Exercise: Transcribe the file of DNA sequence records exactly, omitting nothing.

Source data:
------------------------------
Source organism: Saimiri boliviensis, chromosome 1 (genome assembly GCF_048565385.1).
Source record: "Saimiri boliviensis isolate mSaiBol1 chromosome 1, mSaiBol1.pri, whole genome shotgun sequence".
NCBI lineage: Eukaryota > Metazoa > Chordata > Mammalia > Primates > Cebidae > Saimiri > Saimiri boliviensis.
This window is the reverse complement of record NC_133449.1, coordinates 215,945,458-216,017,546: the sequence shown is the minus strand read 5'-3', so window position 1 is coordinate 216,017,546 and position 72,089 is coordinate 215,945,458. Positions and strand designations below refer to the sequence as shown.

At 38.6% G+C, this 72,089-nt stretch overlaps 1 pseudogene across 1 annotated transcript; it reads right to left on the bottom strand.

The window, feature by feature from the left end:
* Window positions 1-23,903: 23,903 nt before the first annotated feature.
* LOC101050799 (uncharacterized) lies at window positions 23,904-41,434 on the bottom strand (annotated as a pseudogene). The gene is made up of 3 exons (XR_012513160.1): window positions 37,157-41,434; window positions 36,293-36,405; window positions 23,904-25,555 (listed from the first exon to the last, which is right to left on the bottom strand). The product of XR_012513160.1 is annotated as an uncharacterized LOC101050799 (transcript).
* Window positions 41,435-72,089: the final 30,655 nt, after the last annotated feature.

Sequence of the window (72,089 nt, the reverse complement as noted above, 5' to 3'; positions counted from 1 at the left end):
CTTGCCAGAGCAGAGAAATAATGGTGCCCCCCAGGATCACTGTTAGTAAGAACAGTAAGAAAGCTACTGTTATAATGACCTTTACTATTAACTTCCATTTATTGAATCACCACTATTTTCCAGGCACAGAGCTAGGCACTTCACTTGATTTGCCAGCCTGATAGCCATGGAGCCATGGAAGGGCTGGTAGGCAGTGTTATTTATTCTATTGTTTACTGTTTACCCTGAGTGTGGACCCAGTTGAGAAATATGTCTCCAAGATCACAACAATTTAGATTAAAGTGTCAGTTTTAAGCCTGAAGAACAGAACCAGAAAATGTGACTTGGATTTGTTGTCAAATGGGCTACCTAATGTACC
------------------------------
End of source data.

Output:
Source organism: Saimiri boliviensis, chromosome 1 (genome assembly GCF_048565385.1).
Source record: "Saimiri boliviensis isolate mSaiBol1 chromosome 1, mSaiBol1.pri, whole genome shotgun sequence".
NCBI lineage: Eukaryota > Metazoa > Chordata > Mammalia > Primates > Cebidae > Saimiri > Saimiri boliviensis.
This window is the reverse complement of record NC_133449.1, coordinates 215,945,458-216,017,546: the sequence shown is the minus strand read 5'-3', so window position 1 is coordinate 216,017,546 and position 72,089 is coordinate 215,945,458. Positions and strand designations below refer to the sequence as shown.

At 38.6% G+C, this 72,089-nt stretch overlaps 1 pseudogene across 1 annotated transcript; it reads right to left on the bottom strand.

The window, feature by feature from the left end:
* Window positions 1-23,903: 23,903 nt before the first annotated feature.
* LOC101050799 (uncharacterized) lies at window positions 23,904-41,434 on the bottom strand (annotated as a pseudogene). The gene is made up of 3 exons (XR_012513160.1): window positions 37,157-41,434; window positions 36,293-36,405; window positions 23,904-25,555 (listed from the first exon to the last, which is right to left on the bottom strand). The product of XR_012513160.1 is annotated as an uncharacterized LOC101050799 (transcript).
* Window positions 41,435-72,089: the final 30,655 nt, after the last annotated feature.

Sequence of the window (72,089 nt, the reverse complement as noted above, 5' to 3'; positions counted from 1 at the left end):
CTTGCCAGAGCAGAGAAATAATGGTGCCCCCCAGGATCACTGTTAGTAAGAACAGTAAGAAAGCTACTGTTATAATGACCTTTACTATTAACTTCCATTTATTGAATCACCACTATTTTCCAGGCACAGAGCTAGGCACTTCACTTGATTTGCCAGCCTGATAGCCATGGAGCCATGGAAGGGCTGGTAGGCAGTGTTATTTATTCTATTGTTTACTGTTTACCCTGAGTGTGGACCCAGTTGAGAAATATGTCTCCAAGATCACAACAATTTAGATTAAAGTGTCAGTTTTAAGCCTGAAGAACAGAACCAGAAAATGTGACTTGGATTTGTTGTCAAATGGGCTACCTAATGTACC